Dean asked me how splitting the first rock had turned out. He gave a big smile when I brought it over. I told him I would have to figure out who would get to keep it. He regarded me with a puzzled look, as if to say not to worry about it. Fortunately, a member of our group overheard our conversation. He shouted, “Tom, just keep it!” I happily put it in my yellow bag, already thinking where I could display it in my new home.

One of our company found a round and dense green stone that looked quite gemmy. I hadn’t read that the Royston Mining District produced nodules or nuggets, never-the-less, there it was. I read later in Pearl’s Turquoise that when “a rock cavity is only partially filled, the surface is often rounded.” The others in our group were also equally happy with their finds, mostly hand sample sized rocks showing green and blue.

Having found enough rough to keep me happy, I and several others walked down to where the excavator was used to chase the main vein. Moments before, I had seen Dean’s brother and another hand leaving the mine with five gallon buckets of rough. It all looked very blue. Almost canyon like, a high rock wall loomed over a deep hole that the excavator was burrowing into. The mine had been producing for some time judging by the depth of the pit.

We spent about three hours on the claim. It felt special to walk around a working mine like this on such a beautiful fall day. Otteson encouraged all of us to join a rock or mineral society in our home towns, so we could work our turquoise and find out more about rocks and gems in general. Good advice. For those without access to saws, Otteson offered to cut smaller pieces back at the Mizpah.

Feeling recharged by the experience I drove back to the main road at my own pace, enjoying the countryside. The glow of SolarReserve’s tower shone in the distance, leading me to the main highway and from there on to Las Vegas. I thought about the Margrave turquoise collection I saw in Reno at the beginning of my trip. Perhaps, I, too, could start a Nevada collection. Perhaps my turquoise odyssey was not ending but only beginning. What a feeling!


III Access and Amenities

The William M. Keck Earth Science and Mineral Engineering Museum is located in the Mackay School of Mines Building on the campus of the University of Nevada at Reno. Handicap accessible with restrooms. Nearby parking is metered and scarce when students are in session. A long walk is often needed.  If you have mobility issues, take a Lyft or an Uber or taxi from downtown Reno and get dropped off as close as you can to the Museum.  No admission charge. (775) 784-1766.

The Great Basin Science Sample and Records Library building housing the Nevada Bureau of Mines and Geology sales office is located at 2175 Raggio Parkway in Reno. Handicap accessible with restrooms. Plentiful parking. No charge. (775) 682-8766.

The Tonopah Historic Mining Park is located at 520 Mculloch Avenue in Tonopah, immediately behind the Mizpah Hotel. Good parking for most RVs and trailers with an easy pull-through. Visitor center and mineral display room is handicap accessible and has restrooms. Free admission to the visitor center, its store, and the mineral displays. The grounds are not easy for the physically challenged, however, depending on staffing, they may be able to run you around on a Gator. There is a fee for that; inquire. No charge for the store or museum. There is a charge for the walking tour which ranges from $3.00 to $5.00. (775) 482-9274.

NB: Check my file on Places to Visit and Collect in The Southwest for the most current information:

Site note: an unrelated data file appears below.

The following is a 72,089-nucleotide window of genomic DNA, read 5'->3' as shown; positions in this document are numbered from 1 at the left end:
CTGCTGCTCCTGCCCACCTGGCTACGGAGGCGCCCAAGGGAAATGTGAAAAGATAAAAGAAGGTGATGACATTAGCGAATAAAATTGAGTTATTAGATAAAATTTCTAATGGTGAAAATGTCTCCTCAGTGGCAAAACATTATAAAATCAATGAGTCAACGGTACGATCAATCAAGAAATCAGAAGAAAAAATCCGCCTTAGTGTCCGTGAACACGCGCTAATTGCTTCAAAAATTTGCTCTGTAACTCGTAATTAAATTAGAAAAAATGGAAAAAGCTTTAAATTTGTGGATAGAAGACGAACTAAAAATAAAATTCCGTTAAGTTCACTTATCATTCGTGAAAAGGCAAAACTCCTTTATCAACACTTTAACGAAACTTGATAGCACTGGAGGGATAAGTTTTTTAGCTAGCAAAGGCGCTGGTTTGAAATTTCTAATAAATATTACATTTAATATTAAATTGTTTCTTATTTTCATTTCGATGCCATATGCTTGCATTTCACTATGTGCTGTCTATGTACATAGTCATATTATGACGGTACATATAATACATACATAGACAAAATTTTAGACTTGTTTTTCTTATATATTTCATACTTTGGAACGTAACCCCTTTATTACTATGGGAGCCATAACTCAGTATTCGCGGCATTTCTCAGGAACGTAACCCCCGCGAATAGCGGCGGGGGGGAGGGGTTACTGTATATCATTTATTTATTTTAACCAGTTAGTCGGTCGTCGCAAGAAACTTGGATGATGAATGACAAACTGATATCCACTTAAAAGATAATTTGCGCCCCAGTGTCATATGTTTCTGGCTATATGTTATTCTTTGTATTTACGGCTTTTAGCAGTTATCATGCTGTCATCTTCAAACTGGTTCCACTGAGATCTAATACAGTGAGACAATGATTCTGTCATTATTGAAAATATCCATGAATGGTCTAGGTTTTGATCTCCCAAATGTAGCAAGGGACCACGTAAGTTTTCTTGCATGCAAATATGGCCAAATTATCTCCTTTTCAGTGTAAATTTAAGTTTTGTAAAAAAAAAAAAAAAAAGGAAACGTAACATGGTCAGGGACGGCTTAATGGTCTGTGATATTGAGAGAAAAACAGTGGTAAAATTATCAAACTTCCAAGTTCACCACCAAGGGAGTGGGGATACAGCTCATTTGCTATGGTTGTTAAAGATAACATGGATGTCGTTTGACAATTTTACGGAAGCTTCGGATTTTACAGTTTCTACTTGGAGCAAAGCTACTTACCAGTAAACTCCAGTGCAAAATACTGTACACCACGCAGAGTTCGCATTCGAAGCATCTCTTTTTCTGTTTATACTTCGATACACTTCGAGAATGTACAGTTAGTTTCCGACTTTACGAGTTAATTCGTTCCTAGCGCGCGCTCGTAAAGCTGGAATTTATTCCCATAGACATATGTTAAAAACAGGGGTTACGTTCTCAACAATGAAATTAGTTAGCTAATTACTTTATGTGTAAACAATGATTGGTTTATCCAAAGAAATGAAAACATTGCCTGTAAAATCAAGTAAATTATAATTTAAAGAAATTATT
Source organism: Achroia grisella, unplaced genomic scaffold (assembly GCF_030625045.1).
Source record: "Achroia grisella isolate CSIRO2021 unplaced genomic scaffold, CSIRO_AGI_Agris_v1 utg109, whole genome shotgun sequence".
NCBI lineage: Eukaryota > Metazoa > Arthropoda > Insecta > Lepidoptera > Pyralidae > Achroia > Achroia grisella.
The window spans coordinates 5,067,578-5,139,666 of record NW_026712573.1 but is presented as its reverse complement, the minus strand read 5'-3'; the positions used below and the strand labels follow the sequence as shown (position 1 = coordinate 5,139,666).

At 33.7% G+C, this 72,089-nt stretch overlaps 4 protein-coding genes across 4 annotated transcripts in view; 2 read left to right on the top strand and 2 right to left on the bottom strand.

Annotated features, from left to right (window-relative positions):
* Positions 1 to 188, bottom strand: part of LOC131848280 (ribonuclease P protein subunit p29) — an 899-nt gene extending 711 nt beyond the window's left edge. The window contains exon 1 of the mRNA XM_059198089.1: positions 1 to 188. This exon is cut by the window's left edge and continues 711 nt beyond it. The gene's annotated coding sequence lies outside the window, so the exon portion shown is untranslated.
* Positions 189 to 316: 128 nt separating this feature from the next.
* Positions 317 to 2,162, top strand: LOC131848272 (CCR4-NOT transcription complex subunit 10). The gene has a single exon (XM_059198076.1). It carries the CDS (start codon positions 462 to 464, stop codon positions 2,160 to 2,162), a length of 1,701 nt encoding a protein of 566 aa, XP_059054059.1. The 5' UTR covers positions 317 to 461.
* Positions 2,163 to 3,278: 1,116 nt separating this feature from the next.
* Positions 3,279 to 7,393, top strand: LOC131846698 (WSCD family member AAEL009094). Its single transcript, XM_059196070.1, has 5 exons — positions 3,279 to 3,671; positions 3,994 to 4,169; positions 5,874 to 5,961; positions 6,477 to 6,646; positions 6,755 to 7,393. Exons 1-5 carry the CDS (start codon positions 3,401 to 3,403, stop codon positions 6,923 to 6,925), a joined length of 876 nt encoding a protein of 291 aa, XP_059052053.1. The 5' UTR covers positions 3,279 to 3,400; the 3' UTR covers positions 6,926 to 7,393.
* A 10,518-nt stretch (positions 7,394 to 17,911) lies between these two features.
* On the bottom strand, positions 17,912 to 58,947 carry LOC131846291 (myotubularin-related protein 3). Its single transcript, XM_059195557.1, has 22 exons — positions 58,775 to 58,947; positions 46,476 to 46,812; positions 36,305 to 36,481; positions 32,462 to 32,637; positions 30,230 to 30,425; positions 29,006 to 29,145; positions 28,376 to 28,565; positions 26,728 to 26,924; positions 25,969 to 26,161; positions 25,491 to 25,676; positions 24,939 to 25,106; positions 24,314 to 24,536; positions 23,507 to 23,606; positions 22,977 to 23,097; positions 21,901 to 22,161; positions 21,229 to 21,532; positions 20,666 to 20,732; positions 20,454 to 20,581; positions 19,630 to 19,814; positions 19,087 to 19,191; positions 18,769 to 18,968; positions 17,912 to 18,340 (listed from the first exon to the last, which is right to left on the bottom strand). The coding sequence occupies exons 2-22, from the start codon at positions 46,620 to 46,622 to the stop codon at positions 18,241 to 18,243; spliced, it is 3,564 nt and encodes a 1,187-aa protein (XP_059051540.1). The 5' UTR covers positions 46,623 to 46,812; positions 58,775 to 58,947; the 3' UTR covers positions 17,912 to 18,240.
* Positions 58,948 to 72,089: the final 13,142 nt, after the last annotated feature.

The Mizpah Hotel is located on 100 North Main Street in Tonopah. Handicap accessible with restrooms. No microwaves or mini-fridges in rooms. Coffee provided on each floor in the morning. Corner rooms have great windows, some of which may need help with opening. Claw foot bathtubs common. Restaurant, bar, and lodging. (775) 482-3030.

Click TWICE on a photo to see it full size.

Royston Turquoise Mine tours are arranged and conducted by the Otteson family on Wednesdays and Saturdays from April through October. (775) 482-9889. The claim site itself is unpaved, uneven ground and without facilities. People are escorted in but can leave by themselves. Going? Bring water, snacks, goggles, gloves, a spray bottle and a rock hammer. Check their website for additional items. Perhaps a rented vehicle if you are concerned about your car. Good luck!

November 12, 2022 Update: The Ottesons are again offering fee digs to the general public:


IV Captions

bankofoverburden.jpg: Group members with their issued yellow bags collecting on the overburden bank at the Royal Royston claim.

cabinetsizerock.jpg: This washed three-pound cabinet size rhyolite rock shows a gem grade turquoise seam.

deanOttesonpointing: Royal Royston claim owner Dean Otteson pointing to a possible find in overburden.

excavatorchasingthemainvein.jpg: Excavator at the Royal Royston claim removing overburden of rhyolite and kaolin shale to expose the downward trending turquoise vein.

greenblueturquoisehandsample.jpg: This washed hand sample was typical of the size of blue, green, and blue-green stones found at the Royal Royston claim.

greenturquoiserough.jpg: Low grade green turquoise in rhyolite at the Royal Royston claim.

luellamargraveturquoisecollection.jpg: Luella Margrave turquoise collection at the W.M. Keck Earth Science and Mineral Engineering Museum in Reno.

NBMGRoystonDistrictmap.jpg: The Royston Hills Mining District lies approximately 24 miles northwest of Tonopah, Nevada and it straddles Nye and Esmeralda Counties.
[Note. NBMG materials are not copyrighted, however, they do require a credit line.]

rhyoliteandkaolinshale.jpg: Country rock of rhyolite at the bottom with an overburden of kaolin shale at the top.

roystonturquoisejewelry.jpg: Navaho jewelry with Royston turquoise exhibiting rhyolite matrix.
[Note: Adobe Stock image purchased by myself. No royalty or credit required.]

townoftonopah.jpg: View of Tonopah facing west as seen from the Tonopah Historic Mining Park.

turquoiseseaminrhyolite.jpg: Turquoise seam deposited in fractured rhyolite.

viewfromthedash.jpg: Looking east to the Ione Valley from the Royston Hills Mining District.